INVESTMENT IMMIGRATION (EB-5)
Congress established the Investment Immigration (EB-5) Program in 1990 to bring new investment capital into the country and to create new jobs for U.S. workers. In 1993, the legislature enacted the “Immigrant Investor Pilot Program” that was designed to encourage immigrant investment in a range of business and economic development opportunities within designated regional centers. In 2012, Congress reaffirmed its commitment to the regional center model of investment and job creation by removing the word “Pilot” form the now twenty-year old program, and by providing a three-year reauthorization of the regional center model through September 2015.
In the EB-5 Program, immigrants who invest their capital in job-creating businesses and projects in the United States receive conditional permanent resident status in the United States for a two-year period. After two years, if the immigrants have satisfied the conditions of the EB-5 Program and other criteria of eligibility, the conditions are removed and the immigrants become unconditional lawful permanent residents of the United States.
The EB-5 Program is based on three main elements:
(1) The immigrant’s investment of capital:
a) Generally, the minimum is $1 million;
b) Targeted Employment Area (High Unemployment or Rural Area): The minimum qualifying investment either within a high-unemployment area or rural area in the United States is $500,000.
(2) In a new commercial enterprise, which is a commercial enterprise
a) Established after Nov. 29, 1990, or
b) Established on or before Nov. 29, 1990, that is:
i) Purchased and the existing business is restructured or reorganized in such a way that a new commercial enterprise results, or
ii) Expanded through the investment so that a 40-percent increase in the net worth or number of employees occurs
(3) That creates jobs:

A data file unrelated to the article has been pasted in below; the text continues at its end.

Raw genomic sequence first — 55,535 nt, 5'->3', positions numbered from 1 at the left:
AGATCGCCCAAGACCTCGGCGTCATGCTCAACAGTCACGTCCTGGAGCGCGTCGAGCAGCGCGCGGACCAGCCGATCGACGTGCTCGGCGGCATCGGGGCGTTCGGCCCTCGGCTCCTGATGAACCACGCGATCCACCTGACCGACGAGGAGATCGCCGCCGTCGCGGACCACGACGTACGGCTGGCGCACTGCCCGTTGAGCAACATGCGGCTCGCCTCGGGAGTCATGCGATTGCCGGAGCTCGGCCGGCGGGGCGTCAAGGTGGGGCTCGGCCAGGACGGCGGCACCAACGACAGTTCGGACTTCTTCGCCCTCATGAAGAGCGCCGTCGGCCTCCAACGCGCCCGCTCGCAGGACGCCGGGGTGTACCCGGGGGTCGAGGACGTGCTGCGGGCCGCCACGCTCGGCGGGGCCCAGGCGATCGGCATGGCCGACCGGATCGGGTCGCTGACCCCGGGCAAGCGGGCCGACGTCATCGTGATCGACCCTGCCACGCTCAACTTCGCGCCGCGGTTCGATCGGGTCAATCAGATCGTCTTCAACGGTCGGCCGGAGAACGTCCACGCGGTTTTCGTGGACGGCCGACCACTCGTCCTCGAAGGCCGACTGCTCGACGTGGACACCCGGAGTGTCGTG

a) Create or preserve at least 10 full-time jobs for qualifying U.S. workers within two years (or under certain circumstances, within a reasonable time after the two-year period) of the immigrant investor’s admission to the United States as a Conditional Permanent Resident.
b) Create or preserve either direct or indirect jobs:
i) Direct jobs are actual identifiable jobs for qualified employees located within the commercial enterprise into which the EB-5 investor has directly invested his or her capital.
ii) Indirect jobs are those jobs shown to have been created collaterally or as a result of capital invested in a commercial enterprise affiliated with a regional center by an EB-5 investor. A foreign investor may only use the indirect job calculation if affiliated with a regional center.
Our Services Provided:
Understanding that investment immigration is one of the most complex immigration programs, our professional team will work closely with you to learn your goals and concerns, effectively communicate with you, and guide you through the whole process. We will advise you on the right immigration strategies, help you prepare the required documents, present your case to USCIS to establish your eligibility, and make necessary follow-up with USCIS regarding your case status. You can send us the info about yourself and your immigration goal through email email@example.com for a free evaluation.